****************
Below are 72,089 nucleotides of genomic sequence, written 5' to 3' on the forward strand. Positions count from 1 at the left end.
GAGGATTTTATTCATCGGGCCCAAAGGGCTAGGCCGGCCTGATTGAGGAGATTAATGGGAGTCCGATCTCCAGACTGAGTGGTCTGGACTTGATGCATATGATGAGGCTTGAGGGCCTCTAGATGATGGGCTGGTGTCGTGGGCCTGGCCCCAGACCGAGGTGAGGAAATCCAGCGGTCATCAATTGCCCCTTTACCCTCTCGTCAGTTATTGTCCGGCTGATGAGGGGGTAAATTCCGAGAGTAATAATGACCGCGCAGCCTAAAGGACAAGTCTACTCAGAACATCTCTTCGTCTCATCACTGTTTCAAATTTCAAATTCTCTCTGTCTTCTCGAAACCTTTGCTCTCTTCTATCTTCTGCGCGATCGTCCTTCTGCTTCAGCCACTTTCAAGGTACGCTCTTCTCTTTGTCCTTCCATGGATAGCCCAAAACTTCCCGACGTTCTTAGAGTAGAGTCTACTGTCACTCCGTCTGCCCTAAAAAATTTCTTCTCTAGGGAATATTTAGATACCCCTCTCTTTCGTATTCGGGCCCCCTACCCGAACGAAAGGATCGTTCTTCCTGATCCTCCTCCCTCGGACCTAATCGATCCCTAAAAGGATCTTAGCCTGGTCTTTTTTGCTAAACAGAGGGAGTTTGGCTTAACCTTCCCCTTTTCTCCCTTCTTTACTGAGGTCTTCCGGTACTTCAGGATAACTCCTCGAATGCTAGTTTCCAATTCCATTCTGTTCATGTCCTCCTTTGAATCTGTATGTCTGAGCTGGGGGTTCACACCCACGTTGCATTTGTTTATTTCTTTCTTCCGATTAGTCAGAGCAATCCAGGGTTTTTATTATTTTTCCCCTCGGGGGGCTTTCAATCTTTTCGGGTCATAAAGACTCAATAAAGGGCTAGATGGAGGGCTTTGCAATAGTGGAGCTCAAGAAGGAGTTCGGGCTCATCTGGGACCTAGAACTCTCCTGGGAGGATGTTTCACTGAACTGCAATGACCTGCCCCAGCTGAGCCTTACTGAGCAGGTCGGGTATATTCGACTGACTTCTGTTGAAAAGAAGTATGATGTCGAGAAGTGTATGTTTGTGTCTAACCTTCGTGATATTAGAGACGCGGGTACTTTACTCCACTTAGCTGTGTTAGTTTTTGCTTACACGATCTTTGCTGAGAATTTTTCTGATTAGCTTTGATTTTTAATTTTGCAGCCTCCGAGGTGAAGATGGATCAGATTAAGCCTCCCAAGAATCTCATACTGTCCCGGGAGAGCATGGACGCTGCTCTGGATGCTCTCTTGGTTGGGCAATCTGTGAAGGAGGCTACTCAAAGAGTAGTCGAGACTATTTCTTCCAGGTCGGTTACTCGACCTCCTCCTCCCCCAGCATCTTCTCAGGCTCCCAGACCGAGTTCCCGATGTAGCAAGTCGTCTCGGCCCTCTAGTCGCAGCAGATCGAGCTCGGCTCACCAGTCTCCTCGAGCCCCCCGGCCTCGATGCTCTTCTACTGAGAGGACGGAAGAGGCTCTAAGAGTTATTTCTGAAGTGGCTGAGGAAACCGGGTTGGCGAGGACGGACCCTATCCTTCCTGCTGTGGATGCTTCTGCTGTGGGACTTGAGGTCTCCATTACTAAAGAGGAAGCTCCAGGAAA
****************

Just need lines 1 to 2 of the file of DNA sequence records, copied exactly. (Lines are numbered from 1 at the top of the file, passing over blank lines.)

Below are 72,089 nucleotides of genomic sequence, written 5' to 3' on the forward strand. Positions count from 1 at the left end.
GAGGATTTTATTCATCGGGCCCAAAGGGCTAGGCCGGCCTGATTGAGGAGATTAATGGGAGTCCGATCTCCAGACTGAGTGGTCTGGACTTGATGCATATGATGAGGCTTGAGGGCCTCTAGATGATGGGCTGGTGTCGTGGGCCTGGCCCCAGACCGAGGTGAGGAAATCCAGCGGTCATCAATTGCCCCTTTACCCTCTCGTCAGTTATTGTCCGGCTGATGAGGGGGTAAATTCCGAGAGTAATAATGACCGCGCAGCCTAAAGGACAAGTCTACTCAGAACATCTCTTCGTCTCATCACTGTTTCAAATTTCAAATTCTCTCTGTCTTCTCGAAACCTTTGCTCTCTTCTATCTTCTGCGCGATCGTCCTTCTGCTTCAGCCACTTTCAAGGTACGCTCTTCTCTTTGTCCTTCCATGGATAGCCCAAAACTTCCCGACGTTCTTAGAGTAGAGTCTACTGTCACTCCGTCTGCCCTAAAAAATTTCTTCTCTAGGGAATATTTAGATACCCCTCTCTTTCGTATTCGGGCCCCCTACCCGAACGAAAGGATCGTTCTTCCTGATCCTCCTCCCTCGGACCTAATCGATCCCTAAAAGGATCTTAGCCTGGTCTTTTTTGCTAAACAGAGGGAGTTTGGCTTAACCTTCCCCTTTTCTCCCTTCTTTACTGAGGTCTTCCGGTACTTCAGGATAACTCCTCGAATGCTAGTTTCCAATTCCATTCTGTTCATGTCCTCCTTTGAATCTGTATGTCTGAGCTGGGGGTTCACACCCACGTTGCATTTGTTTATTTCTTTCTTCCGATTAGTCAGAGCAATCCAGGGTTTTTATTATTTTTCCCCTCGGGGGGCTTTCAATCTTTTCGGGTCATAAAGACTCAATAAAGGGCTAGATGGAGGGCTTTGCAATAGTGGAGCTCAAGAAGGAGTTCGGGCTCATCTGGGACCTAGAACTCTCCTGGGAGGATGTTTCACTGAACTGCAATGACCTGCCCCAGCTGAGCCTTACTGAGCAGGTCGGGTATATTCGACTGACTTCTGTTGAAAAGAAGTATGATGTCGAGAAGTGTATGTTTGTGTCTAACCTTCGTGATATTAGAGACGCGGGTACTTTACTCCACTTAGCTGTGTTAGTTTTTGCTTACACGATCTTTGCTGAGAATTTTTCTGATTAGCTTTGATTTTTAATTTTGCAGCCTCCGAGGTGAAGATGGATCAGATTAAGCCTCCCAAGAATCTCATACTGTCCCGGGAGAGCATGGACGCTGCTCTGGATGCTCTCTTGGTTGGGCAATCTGTGAAGGAGGCTACTCAAAGAGTAGTCGAGACTATTTCTTCCAGGTCGGTTACTCGACCTCCTCCTCCCCCAGCATCTTCTCAGGCTCCCAGACCGAGTTCCCGATGTAGCAAGTCGTCTCGGCCCTCTAGTCGCAGCAGATCGAGCTCGGCTCACCAGTCTCCTCGAGCCCCCCGGCCTCGATGCTCTTCTACTGAGAGGACGGAAGAGGCTCTAAGAGTTATTTCTGAAGTGGCTGAGGAAACCGGGTTGGCGAGGACGGACCCTATCCTTCCTGCTGTGGATGCTTCTGCTGTGGGACTTGAGGTCTCCATTACTAAAGAGGAAGCTCCAGGAAA